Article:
As I do not have any photo of fresh ging cheng I got this from http://penangfaces.chanlilian.net to show you the fresh ging cheng. A rare photo as ging cheng is not freuently grown in Sarawak.
Yesterday I cooked an old favourite Foochow soup using golden needles or dried ging cheng bought from a Chinese drug store. The soup is sourish and yet sweet. The aroma is excellently fresh and interesting even to the uninitiated. A friend who came for dinner ate it for the first time in his life and found it excellent in taste and colour. He said that it was very appetising where soup is concerned. He probably had it before but never realised what it was until yesterday. But ging cheng is clearly a Foochow flower - vegetable.
Ging Cheng has been used by the Foochows as a traditional soup and is usually cooked with pork slithers well coated with tapioca flour to give the meat a smooth texture. Tapioca furthermore softens the meat. Wise Foochow housewives often keep a small bottle of ging cheng for the literal rainy days when vegetables are more pricey and hard to find. The golden needles then come to the table to the delight of the elders usually.
To make the soup for four persons
150 grams meat sliced thinly and marinate with l teaspoon of tapioca flour with a dash each of pepper and salt
50 - 100 grams of golden needles (or nore) soaked washed and knotted as in the picture (knot to prevent disintegration)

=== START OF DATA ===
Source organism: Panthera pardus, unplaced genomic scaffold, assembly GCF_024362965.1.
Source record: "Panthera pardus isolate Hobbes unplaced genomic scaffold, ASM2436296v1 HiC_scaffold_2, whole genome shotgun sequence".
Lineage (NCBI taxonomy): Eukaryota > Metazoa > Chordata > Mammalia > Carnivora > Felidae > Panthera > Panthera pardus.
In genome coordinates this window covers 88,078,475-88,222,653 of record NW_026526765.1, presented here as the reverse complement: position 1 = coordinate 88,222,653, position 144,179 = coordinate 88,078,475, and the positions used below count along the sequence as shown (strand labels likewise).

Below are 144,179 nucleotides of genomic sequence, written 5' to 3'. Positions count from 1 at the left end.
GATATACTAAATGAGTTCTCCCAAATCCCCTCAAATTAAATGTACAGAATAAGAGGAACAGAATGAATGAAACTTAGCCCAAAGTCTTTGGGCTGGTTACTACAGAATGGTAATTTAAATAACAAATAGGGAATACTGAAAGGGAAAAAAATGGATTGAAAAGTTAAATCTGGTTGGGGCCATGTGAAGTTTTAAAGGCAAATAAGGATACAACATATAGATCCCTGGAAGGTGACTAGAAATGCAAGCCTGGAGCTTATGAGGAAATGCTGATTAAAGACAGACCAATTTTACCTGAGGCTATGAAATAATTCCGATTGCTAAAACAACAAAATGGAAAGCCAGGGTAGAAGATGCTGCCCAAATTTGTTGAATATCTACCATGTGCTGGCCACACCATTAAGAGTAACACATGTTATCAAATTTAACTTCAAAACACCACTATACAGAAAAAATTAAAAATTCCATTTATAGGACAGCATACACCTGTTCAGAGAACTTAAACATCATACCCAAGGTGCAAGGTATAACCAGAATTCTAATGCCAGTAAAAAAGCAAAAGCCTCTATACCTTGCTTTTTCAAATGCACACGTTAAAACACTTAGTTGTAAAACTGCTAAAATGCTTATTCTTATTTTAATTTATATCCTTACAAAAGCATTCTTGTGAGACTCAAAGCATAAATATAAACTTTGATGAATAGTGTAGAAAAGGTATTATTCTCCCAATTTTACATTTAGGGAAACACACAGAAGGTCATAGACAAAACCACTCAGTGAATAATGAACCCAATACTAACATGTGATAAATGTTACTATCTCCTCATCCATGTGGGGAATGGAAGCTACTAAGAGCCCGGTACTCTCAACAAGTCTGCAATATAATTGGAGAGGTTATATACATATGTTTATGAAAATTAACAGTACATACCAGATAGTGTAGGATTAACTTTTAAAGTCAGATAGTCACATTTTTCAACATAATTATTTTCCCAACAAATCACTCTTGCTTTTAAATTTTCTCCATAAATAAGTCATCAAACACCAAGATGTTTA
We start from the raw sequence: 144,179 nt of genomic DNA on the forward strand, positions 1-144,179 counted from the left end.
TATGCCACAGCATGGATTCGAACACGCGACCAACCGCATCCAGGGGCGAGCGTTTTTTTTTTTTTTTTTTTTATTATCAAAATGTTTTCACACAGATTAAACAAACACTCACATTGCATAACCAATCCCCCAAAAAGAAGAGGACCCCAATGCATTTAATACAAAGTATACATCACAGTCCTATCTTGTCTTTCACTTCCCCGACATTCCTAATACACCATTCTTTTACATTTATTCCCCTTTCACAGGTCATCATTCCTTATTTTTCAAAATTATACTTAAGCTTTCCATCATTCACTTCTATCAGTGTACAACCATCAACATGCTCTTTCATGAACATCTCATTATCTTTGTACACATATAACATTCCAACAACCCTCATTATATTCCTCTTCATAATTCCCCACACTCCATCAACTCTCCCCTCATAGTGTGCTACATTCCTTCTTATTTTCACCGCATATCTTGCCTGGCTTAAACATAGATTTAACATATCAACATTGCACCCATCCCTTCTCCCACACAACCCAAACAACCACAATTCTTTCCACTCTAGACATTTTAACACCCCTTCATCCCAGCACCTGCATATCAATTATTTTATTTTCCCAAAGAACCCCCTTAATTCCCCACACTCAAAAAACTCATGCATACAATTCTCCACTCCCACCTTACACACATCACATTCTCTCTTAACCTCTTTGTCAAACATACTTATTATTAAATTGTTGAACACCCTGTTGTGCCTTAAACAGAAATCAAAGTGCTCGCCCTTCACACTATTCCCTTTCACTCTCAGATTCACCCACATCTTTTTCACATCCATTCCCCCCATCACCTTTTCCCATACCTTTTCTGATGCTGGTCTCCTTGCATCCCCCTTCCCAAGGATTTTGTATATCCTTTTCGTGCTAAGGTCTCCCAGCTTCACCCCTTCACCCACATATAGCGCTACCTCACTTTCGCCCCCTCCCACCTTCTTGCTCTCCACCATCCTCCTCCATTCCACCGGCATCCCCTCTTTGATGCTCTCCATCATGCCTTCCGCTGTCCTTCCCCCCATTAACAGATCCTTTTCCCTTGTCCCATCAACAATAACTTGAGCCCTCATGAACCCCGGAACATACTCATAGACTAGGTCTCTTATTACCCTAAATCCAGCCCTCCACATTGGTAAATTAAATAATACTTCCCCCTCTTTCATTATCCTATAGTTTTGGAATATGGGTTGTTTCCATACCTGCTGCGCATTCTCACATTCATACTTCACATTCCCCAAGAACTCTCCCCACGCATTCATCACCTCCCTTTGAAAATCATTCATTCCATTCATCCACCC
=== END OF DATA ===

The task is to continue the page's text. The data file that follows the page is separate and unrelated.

l pip garlic
2 small onions sliced
1 tablespoon cooking or sesame oil
some salt and some pepper
some Foochow red wine if desired
1. heat the wok and add the oil. When the oil is smokingly hot add the garlic and sliced onions.
2. Add 5 bowls of water and bring to the boil
3. When the water is boiling hot add the golden needles and finally the marinated meat slices.
4. Cover the soup. Cook for a further 5 minutes. Add pepper and salt. Add some wine if you like.
5. Serve in Chinese bowls.
Always get the golden coloured ging cheng because it is fresher. You can get them in Chinese drug stores and the local market. A homecooked dish this soup is rarely offered by high end restaurants. I believe that once you like this simple soup you will cook it again and again. It is aromatic and delightful and of course extremely easy.
Golden Needles or Ging Cheng or Daylily is the common name of the species, hybrids and cultivars of the genus Hemerocallis. These flowers of this plants are highly diverse in colour and form, often resulting from hybridization by gardening enthusiasts.
Dried golden needlesThe flowers of some species are edible and are used in Chinese cuisine. They are sold (fresh or dried) in Asian markets as gum jum or golden needles (金针 in Chinese; pinyin: jīnzhēn) or yellow flower vegetables (黃花菜 in Chinese; pinyin: huánghuācài). They are used in hot and sour soup, daylily soup (金針花湯), Buddha's delight, and moo shu pork. The young green leaves and the tubers of some (but not all) species are also edible. The plant has also been used for medicinal purposes. Care must be used as some species can be toxic.
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